May 20, 2015 report
Brains, Genes, and Primates: The future of higher research on the planet of the apes
(Phys.org)—'Brains, Genes, and Primates' is the title of a curious perspective article recently published in the journal Neuron. In it, a who's who of dignitaries and luminaries from the field of neuroscience toss out a life raft to the now ailing vocation that has operated under the umbrella of 'primate neurophysiology'. Beginning with an eclectic mix of primate-exclusive features and skillsets, the authors make the case for the continued necessity of nonhuman primates as essential models for studying the human brain. That salvation comes via the extension to the primate realm of the ability to manipulate the genome and subsequent evo-development of rodents with godlike prowess.
What we are referring to here is gene editing. The question is no longer if and when nonhuman primates should serve as platforms to evaluate these new transgenic techniques, but which species to do it in. Unfortunately for this budding new field, the timing couldn't be worse. Enlightened minds have long demonstrated for more considerate treatment of our monkey brethren, but recent events now suggest that the beginning of the end of that moral battle is already here. Emblematic of the perceived rampant disregard for animal welfare was the dispassionate disaster that ensued in the wake of Hurricane Katrina, where many monkeys perished in their first-floor battery cages at medical research facilities in New Orleans.
More recently, high-profile places like Harvard have moved to wind down their own operations at primate research centers. The coup de grâce, at least for the most egregious kinds primate experiments, was the recent announcement by the head of the Max Planck Institute for Biological Cybernetics in Tübingen, that all macaque experiments would be shuttered 'as quickly as possible' and the lab would switch to rodents. The director, Nikos Logothetis, was and is a neurophysiologist extraordinaire. His work in the mid-nineties included such research classics as 'What is rivalling during binocular rivalry?' Although this kind of work really gets at the core of how brains and minds operate in a way few studies ever will, it demands a lot from its animal subjects in terms of their training regimen and what they must endure as room and board.
It's these kinds things that activists like those at PETA employ to great effect when they picket the entrances at sunny neurosciences conferences. Images of exposed or bleeding craniums of animals bolted into restraints is enough to make even career-hardened neuroscientists question which side of good they are really on. For anyone daring to bring a child along to any of these events, there is simply is justifiable accounting for the truths they would witness, and therefore the conclusions they would draw about the chosen livelihood of their own parents.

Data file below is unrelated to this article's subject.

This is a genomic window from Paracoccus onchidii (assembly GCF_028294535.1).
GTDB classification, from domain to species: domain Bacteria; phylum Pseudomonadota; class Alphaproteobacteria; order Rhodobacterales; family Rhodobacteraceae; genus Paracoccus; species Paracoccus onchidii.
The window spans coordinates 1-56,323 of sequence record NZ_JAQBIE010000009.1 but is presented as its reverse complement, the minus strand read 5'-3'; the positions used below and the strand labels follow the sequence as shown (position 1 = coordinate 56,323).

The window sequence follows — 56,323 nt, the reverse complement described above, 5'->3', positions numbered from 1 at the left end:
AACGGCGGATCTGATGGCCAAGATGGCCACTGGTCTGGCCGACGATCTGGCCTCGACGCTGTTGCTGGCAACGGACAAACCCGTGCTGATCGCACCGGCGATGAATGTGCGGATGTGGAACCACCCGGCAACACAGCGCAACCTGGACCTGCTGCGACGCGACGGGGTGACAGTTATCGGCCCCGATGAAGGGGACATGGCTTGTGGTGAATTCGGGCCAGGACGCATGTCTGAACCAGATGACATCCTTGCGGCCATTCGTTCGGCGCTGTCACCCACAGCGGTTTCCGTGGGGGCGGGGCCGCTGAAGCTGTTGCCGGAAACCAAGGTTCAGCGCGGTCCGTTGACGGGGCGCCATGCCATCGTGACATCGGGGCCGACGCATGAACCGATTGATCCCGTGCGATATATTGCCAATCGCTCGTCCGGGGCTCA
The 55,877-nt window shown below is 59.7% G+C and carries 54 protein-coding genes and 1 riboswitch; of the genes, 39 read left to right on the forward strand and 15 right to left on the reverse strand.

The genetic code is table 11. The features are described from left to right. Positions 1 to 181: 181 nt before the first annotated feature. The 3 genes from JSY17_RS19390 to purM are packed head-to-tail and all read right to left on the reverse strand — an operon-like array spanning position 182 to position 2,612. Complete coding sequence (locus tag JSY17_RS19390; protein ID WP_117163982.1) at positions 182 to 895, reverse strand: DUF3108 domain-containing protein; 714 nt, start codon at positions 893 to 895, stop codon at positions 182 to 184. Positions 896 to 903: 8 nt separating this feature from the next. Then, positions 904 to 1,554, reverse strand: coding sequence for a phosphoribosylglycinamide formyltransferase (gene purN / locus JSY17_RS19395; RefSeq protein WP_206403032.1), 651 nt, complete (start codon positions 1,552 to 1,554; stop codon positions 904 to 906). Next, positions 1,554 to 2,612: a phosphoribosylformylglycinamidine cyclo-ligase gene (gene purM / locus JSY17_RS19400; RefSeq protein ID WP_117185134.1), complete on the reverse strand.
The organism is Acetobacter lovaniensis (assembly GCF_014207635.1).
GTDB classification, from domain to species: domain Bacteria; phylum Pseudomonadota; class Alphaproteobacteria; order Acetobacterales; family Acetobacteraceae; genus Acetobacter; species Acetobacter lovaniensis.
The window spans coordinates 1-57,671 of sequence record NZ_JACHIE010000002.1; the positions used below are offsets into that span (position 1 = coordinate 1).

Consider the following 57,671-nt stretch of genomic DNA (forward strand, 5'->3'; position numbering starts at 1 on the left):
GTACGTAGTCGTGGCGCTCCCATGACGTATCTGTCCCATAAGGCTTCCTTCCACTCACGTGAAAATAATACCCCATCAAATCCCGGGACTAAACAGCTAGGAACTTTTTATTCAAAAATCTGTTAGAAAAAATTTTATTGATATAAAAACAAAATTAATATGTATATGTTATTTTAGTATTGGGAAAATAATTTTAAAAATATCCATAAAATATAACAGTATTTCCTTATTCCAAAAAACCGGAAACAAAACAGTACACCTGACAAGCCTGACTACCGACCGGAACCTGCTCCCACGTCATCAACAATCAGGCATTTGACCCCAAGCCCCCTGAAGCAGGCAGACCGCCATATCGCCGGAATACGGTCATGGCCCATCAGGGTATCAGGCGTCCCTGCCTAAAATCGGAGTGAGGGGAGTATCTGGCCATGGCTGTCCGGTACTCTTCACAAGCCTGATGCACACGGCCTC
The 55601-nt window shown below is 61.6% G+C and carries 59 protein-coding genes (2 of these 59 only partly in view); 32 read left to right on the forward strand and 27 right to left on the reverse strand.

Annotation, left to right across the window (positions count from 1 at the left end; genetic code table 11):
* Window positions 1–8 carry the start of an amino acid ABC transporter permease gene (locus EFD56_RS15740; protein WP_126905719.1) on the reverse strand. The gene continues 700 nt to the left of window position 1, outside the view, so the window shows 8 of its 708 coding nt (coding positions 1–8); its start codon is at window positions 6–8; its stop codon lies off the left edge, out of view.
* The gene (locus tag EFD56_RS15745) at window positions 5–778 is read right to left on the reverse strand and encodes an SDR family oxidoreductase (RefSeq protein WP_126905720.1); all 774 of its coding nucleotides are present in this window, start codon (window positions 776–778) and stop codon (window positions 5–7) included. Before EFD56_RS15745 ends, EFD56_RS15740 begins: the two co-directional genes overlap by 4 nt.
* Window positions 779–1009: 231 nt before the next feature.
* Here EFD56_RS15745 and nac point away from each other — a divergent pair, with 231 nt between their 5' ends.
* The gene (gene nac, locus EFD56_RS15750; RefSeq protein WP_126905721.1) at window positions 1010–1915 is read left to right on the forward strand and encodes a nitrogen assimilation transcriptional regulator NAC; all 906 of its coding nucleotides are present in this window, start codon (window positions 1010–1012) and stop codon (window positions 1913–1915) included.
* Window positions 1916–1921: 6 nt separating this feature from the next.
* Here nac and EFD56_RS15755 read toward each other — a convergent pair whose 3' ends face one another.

At the rodent level, there are several obvious shortcomings the authors point to as far as making advances in our understanding of the brain. For example, the rodent eye lacks a fovea, and as such does not have the oculomotor infrastructure for focusing attention on the world in the way primates do. Rodents do make eye movements, but they are generally reflexive kinetic and vestibular adjustments of a more predictable nature. Similarly, rodents lack much of the same finer provisioning for control of fingers and vocal apparatus. These are the fine instruments for which primates evolved the elaborate outer mantle of their brains.
By a somewhat contorted flow, the authors of the perspective introduce primate gene editing techniques. These include things like zinc finger nucleases (ZFNs), transcription activator-like effector nucleases (TALENs), and clustered regularly interspaced short palindromic repeats (CRISPRs). The authors note that as it exists now, programmable editing of preimplantation embryos suffers from various inefficiencies including off-target and mosaically-patterned gene modifications. Some of these limitations can be met through various related embryonic stem technologies—cloning by somatic cell nuclear transfer, or with haploid stem cells, for example. One might also creatively pursue the generation of primate primordial germ cells (precursors of both oocytes and spermatozoa), or directly make primate spermatogonial stem cells. The latter persist as a small population in the testis having the unique ability to self-renew and produce 'daughter' spermatids through meiosis throughout adult life.